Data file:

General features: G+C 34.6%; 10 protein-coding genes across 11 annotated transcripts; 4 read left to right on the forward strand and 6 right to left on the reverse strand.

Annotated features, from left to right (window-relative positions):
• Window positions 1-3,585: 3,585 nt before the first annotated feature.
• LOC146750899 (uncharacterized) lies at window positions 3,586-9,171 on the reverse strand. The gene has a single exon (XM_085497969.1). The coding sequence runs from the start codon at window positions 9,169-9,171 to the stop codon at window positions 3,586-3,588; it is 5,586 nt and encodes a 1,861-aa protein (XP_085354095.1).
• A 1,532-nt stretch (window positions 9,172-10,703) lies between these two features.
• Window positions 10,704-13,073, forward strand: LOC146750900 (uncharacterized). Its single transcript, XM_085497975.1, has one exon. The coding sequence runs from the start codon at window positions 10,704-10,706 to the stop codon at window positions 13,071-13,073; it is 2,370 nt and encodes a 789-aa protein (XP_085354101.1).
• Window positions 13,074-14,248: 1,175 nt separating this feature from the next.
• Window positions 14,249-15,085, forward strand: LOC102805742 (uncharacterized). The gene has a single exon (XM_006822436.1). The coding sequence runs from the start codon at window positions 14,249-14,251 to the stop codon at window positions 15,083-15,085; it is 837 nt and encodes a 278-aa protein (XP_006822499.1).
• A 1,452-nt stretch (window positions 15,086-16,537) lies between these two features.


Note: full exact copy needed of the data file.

General features: G+C 34.6%; 10 protein-coding genes across 11 annotated transcripts; 4 read left to right on the forward strand and 6 right to left on the reverse strand.

Annotated features, from left to right (window-relative positions):
• Window positions 1-3,585: 3,585 nt before the first annotated feature.
• LOC146750899 (uncharacterized) lies at window positions 3,586-9,171 on the reverse strand. The gene has a single exon (XM_085497969.1). The coding sequence runs from the start codon at window positions 9,169-9,171 to the stop codon at window positions 3,586-3,588; it is 5,586 nt and encodes a 1,861-aa protein (XP_085354095.1).
• A 1,532-nt stretch (window positions 9,172-10,703) lies between these two features.
• Window positions 10,704-13,073, forward strand: LOC146750900 (uncharacterized). Its single transcript, XM_085497975.1, has one exon. The coding sequence runs from the start codon at window positions 10,704-10,706 to the stop codon at window positions 13,071-13,073; it is 2,370 nt and encodes a 789-aa protein (XP_085354101.1).
• Window positions 13,074-14,248: 1,175 nt separating this feature from the next.
• Window positions 14,249-15,085, forward strand: LOC102805742 (uncharacterized). The gene has a single exon (XM_006822436.1). The coding sequence runs from the start codon at window positions 14,249-14,251 to the stop codon at window positions 15,083-15,085; it is 837 nt and encodes a 278-aa protein (XP_006822499.1).
• A 1,452-nt stretch (window positions 15,086-16,537) lies between these two features.